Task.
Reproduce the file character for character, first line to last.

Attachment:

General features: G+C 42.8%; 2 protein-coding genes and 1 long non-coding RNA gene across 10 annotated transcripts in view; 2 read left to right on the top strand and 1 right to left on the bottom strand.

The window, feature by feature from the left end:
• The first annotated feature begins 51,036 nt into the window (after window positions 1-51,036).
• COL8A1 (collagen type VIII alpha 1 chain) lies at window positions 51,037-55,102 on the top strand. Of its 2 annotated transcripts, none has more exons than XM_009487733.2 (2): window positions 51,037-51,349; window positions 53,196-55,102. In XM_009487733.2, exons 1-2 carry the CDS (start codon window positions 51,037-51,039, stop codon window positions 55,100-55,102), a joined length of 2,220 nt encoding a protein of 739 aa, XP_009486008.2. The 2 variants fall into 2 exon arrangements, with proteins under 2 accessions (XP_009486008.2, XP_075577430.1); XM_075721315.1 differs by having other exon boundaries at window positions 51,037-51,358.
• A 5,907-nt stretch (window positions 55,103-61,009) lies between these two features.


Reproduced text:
General features: G+C 42.8%; 2 protein-coding genes and 1 long non-coding RNA gene across 10 annotated transcripts in view; 2 read left to right on the top strand and 1 right to left on the bottom strand.

The window, feature by feature from the left end:
• The first annotated feature begins 51,036 nt into the window (after window positions 1-51,036).
• COL8A1 (collagen type VIII alpha 1 chain) lies at window positions 51,037-55,102 on the top strand. Of its 2 annotated transcripts, none has more exons than XM_009487733.2 (2): window positions 51,037-51,349; window positions 53,196-55,102. In XM_009487733.2, exons 1-2 carry the CDS (start codon window positions 51,037-51,039, stop codon window positions 55,100-55,102), a joined length of 2,220 nt encoding a protein of 739 aa, XP_009486008.2. The 2 variants fall into 2 exon arrangements, with proteins under 2 accessions (XP_009486008.2, XP_075577430.1); XM_075721315.1 differs by having other exon boundaries at window positions 51,037-51,358.
• A 5,907-nt stretch (window positions 55,103-61,009) lies between these two features.